From My Perspective: A Law Professor Creates Her Own Domestic 'Peace Corps' Volunteering At The Pro Bono Project

Professor Susan Waysdorf

Professor Susan Waysdorf

In the Spring of 2008, Professor Susan Waysdorf of the University of the District of Columbia (UDC), David A. Clarke School of Law took a six month sabbatical to work at The Pro Bono Project.

She had come on several previous trips with UDC law students prior to this time and felt called to devote more time, expertise and effort to helping The Project rebuild the lives of the many underserved residents of this community. Displaced by Katrina, they were in desperate need of pro bono civil legal services to return home, a fact that became more evident as time passed.

After the first six months sabbatical ended, Professor Waysdorf signed on for another six months – giving The Project and the City of New Orleans an entire year of service. After that, she continued to work with The Project through the Board’s Resource Development Committee for the next several years.

Professor Waysdorf comes to New Orleans each Spring to celebrate Jazz Fest and check on the progress of the recovery and rebirth, which the City has undergone over the 10 years since Katrina. The Project has officially adopted her as a true New Orleanian at heart. We are grateful for her passionate service and that of the many UDC law students she inspired and inspires to come here and lend their expertise and their hearts to the Crescent City.

This commentary by Professor Waysdorf originally appeared in the Spring 2008 Pro Bono Press newsletter. We thought this remembrance was a good way to bring home the message that “pro bono service matters” and close out our Katrina 10 Retrospective series. We will continue to post stories, comments and other related information during the year.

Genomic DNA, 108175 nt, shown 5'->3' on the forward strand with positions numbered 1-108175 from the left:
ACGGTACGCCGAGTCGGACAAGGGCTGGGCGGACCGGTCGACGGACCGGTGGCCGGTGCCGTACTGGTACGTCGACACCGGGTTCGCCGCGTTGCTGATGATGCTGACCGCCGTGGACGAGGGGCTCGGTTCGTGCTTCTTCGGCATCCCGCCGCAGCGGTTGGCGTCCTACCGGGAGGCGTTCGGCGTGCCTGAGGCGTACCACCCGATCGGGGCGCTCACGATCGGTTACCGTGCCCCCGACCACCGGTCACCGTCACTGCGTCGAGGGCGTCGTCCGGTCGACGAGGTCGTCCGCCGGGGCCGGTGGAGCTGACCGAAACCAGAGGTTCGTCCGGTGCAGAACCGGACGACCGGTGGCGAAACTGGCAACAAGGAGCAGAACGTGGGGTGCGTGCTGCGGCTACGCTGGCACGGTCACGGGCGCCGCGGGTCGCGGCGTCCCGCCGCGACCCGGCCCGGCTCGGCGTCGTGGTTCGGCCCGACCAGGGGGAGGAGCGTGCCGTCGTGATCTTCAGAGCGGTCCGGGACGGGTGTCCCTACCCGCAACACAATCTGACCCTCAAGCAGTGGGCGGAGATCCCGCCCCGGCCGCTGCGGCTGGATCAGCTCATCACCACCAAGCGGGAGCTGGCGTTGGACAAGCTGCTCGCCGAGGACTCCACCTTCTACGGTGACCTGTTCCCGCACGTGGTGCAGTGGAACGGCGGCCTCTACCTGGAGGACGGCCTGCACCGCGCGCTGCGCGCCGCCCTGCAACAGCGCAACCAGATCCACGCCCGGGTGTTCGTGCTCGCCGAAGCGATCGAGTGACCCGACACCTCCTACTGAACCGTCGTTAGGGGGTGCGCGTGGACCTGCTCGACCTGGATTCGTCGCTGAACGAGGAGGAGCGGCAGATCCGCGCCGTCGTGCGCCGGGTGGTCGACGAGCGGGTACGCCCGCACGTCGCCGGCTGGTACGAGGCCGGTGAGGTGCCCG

by Professor Susan Waysdorf, UDC David A. Clarke School of Law

Okay, I admit it – it’s not every day that a law professor chooses to use her sabbatical leave to volunteer in the recovery of New Orleans.  

The Spring 2007 UDC Group with Professor Waysdorf (r)

The Spring 2007 UDC Group with Professor Waysdorf (r)

But after taking a group of my law students from Washington, DC to work at The Pro Bono Project and other volunteer agencies in March 2007, I knew that I would be returning, not just once or twice, but to spend substantial time here during my sabbatical in the Spring 2008 semester.  

Why? Because legal services that protect poor peoples’ legal and civil rights are a critical aspect of a Katrina survivor’s ability to move forward, to recover from the trauma, disruption and losses of this disaster, and to return home.    

It really began in August 2006, after watching the Spike Lee HBO documentary, "When the Levees Broke," I knew then that I had to do something meaningful to assist in the recovery of New Orleans.  

See Spike Lee's HBO Documentary, "When The Levees Broke ... ": Parts 1 & 2 and Parts 3 & 4 on You Tube

My initial response resulted in several colleagues and I at the University of the District of Columbia, David A. Clarke School of Law creating a new course on disaster law and government responsibility, called "Katrina and Beyond." As part of the course, students were asked to participate in a week of volunteer service in New Orleans during their March 2007 break and were accompanied by our law school dean, alums, and several professors.  

During that week, we volunteered at the Public Defenders’ office, helped immigrant workers with their employment rights, worked succession and other cases at The Pro Bono Project, and helped to rebuild a home in St. Bernard Parish.

While all our volunteer activities were productive and rewarding, I was particularly impressed by The Pro Bono Project’s quality and scope of work. The Project’s staff is dedicated to using the power of legal rights to achieve social justice on the many civil legal issues that affect the poor and displaced.

That alternative spring break of “Katrina service” sealed my ongoing involvement with New Orleans and most notably, The Pro Bono Project. Devoting my sabbatical to Katrina volunteer service took some serious thought, arrangements and personal fund-raising. But deciding where to volunteer in New Orleans was the easy part